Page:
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Can transposons promote plant genome evolution?

Primary Supervisor: Dr Marco Catoni, School of Biosciences

Secondary supervisor: Dr Peter Lund

PhD project title: Can transposons promote plant genome evolution?

University of Registration: University of Birmingham

Project outline:

Evolution is the process that allow organisms to adapt to new environments, and it is based on changes of heritable traits and their selection over successive generations. Considering that heritable traits are encoded in genes, the mutation of the DNA sequence is a prerequisite to evolve new features. Nonetheless, an increased mutation rate can have tremendous effect on fitness of eukaryote organisms with a long generational time, while it could be relatively tolerated by prokaryotic life. Consequently, genome stability appears to be proportionally more important in complex and larger genomes, and we have now evidences that epigenetics mechanisms are able to regulate the degree of genome plasticity, potentially affecting genome evolution. One of the main feature typical of large genome is the abundance of “parasitic” DNA elements call transposons or Transposable elements (TEs). TEs are able to move from their original position in the genome to a new chromosomal location, multiplying their copies similarly to viruses. Plant genomes are rich in TEs, which account for the most variable portion of the genome. As consequence of their apparent selfish behaviour, TEs have been initially associated to “junk” DNA, but growing evidences are now demonstrating their contribution to the evolution of genes responsible for agricultural traits (Lisch, 2013). However, it is still unclear if TEs (at least some of them) evolved specific mechanisms to facilitate gene evolution, or if the generated traits are just the result of selection of a pool of rare rearranged TE integration events.

The proposed work aims to address this fundamental question with two complementary projects, which can be chosen depending by student background and interests:

1- A pool of well-characterized plant TEs will be artificially moved from their original genome into the alga Chlamydomonas reinhardtii. The “naive” genome of this eukaryotic alga is relatively small with little TE content (Philippsen et al., 2016). However, the extreme fast growing and the unicellular behaviour of this organism allow microevolution studies, similarly to bacteria. Therefore, the generated “TE-enriched” alga strains will be exposed to stress conditions (heat, light, toxic chemicals) for several generations, to test their ability to adapt to a new environment, and investigate the mechanisms involved in the adaptation process. This work will made use of synthetic biology, new generation sequencing approaches (Nanopore, Illumina) and genetic mapping, and the ideal candidate should have a good affinity to both microbiology and bioinformatics.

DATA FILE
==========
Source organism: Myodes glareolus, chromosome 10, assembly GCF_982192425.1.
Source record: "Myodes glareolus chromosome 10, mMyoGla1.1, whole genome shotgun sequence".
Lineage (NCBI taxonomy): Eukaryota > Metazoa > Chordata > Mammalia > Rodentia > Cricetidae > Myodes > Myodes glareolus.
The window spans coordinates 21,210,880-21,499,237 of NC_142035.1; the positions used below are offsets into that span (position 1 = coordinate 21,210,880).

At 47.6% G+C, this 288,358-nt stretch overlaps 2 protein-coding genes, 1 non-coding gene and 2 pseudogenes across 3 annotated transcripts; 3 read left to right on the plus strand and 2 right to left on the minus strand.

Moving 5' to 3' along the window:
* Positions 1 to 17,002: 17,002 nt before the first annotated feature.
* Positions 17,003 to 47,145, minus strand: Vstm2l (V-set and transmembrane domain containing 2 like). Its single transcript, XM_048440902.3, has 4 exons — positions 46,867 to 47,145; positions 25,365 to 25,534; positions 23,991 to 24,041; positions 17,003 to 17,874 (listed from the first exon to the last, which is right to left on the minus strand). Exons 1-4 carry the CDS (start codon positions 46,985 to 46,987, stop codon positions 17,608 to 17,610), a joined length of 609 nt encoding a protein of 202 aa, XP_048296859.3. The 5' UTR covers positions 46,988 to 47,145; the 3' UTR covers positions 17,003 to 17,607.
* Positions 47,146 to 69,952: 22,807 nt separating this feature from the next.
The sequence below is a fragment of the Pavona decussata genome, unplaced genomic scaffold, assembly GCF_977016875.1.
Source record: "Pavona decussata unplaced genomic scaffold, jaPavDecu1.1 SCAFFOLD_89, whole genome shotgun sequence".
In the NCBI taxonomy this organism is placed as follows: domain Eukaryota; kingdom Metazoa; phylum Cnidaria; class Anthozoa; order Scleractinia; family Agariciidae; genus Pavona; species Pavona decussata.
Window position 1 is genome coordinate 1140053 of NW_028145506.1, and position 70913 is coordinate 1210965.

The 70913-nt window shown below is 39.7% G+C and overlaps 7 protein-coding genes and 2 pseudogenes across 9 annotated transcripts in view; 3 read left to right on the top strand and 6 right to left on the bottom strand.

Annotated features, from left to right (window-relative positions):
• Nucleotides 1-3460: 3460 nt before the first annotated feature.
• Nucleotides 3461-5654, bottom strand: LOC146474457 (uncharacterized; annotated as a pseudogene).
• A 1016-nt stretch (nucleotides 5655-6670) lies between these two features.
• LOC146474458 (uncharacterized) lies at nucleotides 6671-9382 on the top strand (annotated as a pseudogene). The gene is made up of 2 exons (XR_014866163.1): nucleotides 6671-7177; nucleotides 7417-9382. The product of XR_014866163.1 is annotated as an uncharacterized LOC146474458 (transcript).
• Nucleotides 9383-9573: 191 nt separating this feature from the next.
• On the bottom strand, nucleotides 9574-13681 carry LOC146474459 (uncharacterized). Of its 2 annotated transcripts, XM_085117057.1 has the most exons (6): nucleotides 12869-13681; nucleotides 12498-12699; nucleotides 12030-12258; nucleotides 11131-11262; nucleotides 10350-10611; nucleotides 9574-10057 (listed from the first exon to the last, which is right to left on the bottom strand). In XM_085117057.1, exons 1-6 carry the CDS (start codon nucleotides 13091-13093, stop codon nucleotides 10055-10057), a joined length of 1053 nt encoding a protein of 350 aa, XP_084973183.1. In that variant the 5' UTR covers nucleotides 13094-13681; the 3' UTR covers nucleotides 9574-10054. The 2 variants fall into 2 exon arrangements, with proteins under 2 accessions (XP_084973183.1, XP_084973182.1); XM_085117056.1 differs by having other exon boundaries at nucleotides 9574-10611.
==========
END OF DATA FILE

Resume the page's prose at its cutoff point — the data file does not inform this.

2- DNA methylation is a powerful epigenetic mark controlling TE expression, and we previously developed a population of Arabidopsis thaliana plants with reduced DNA methylation in the genome, inducing the mobilization of many TEs. Among them, we observed a new TE family with the ability to shuffle coding exons across the genome, with a strong attitude to generate new genes (Catoni et al., 2019). With this project, we will investigate if the mobilization of this TEs can “speed up” evolution, increasing the adaption speed. We will grow several generations of plants in presence of environmental stresses, selecting only most performant individuals for seeds collection. The selected “adapted” plants will be profiled to characterize the genome variants associated to the improved fitness. The candidate will learn how to handle genomics data and perform genetic mapping, and should have affinity to plant science and molecular biology.

References:

  1. Catoni, M., et al. (2019). Mobilization of Pack-CACTA transposons in Arabidopsis suggests the mechanism of gene shuffling. Nucleic Acids Res. 47, 1311–1320.
  2. Lisch, D. (2013). How important are transposons for plant evolution? Nat. Rev. Genet. 14, 49–61.
  3. Philippsen, G.S., et al. (2016). Distribution patterns and impact of transposable elements in genes of green algae. Gene 594, 151–159.

BBSRC Strategic Research Priority: Understanding the Rules of Life: Plant Sciences

    Techniques that will be undertaken during the project:

    It is expected that a student will apply many techniques, which may vary depending by the chosen project. These techniques include genome wide library preparation for next generation sequencing (RNAseq, BS-DNASeq, DNAseq), and analysis of the produced datasets (genome alignments, variants calling, differentially methylated regions identification, differential gene expression analysis). This will also include the preparation of libraries for long read sequencing (Nanopore), de novo genome assembly and genome comparison studies. Data analysis will make large use of command line tools developed for Linux environments and the programming language R. In addition, the projects will include classic molecular biology techniques (cloning, plant and algae transformation) and other genomics (DNA blot, transposon display, PCR), transcriptomic (Northern blot, quantitative RT-PCR) and proteomic (protein extraction, Western blot) approaches. 

    Contact: Dr Marco Catoni, University of Birmingham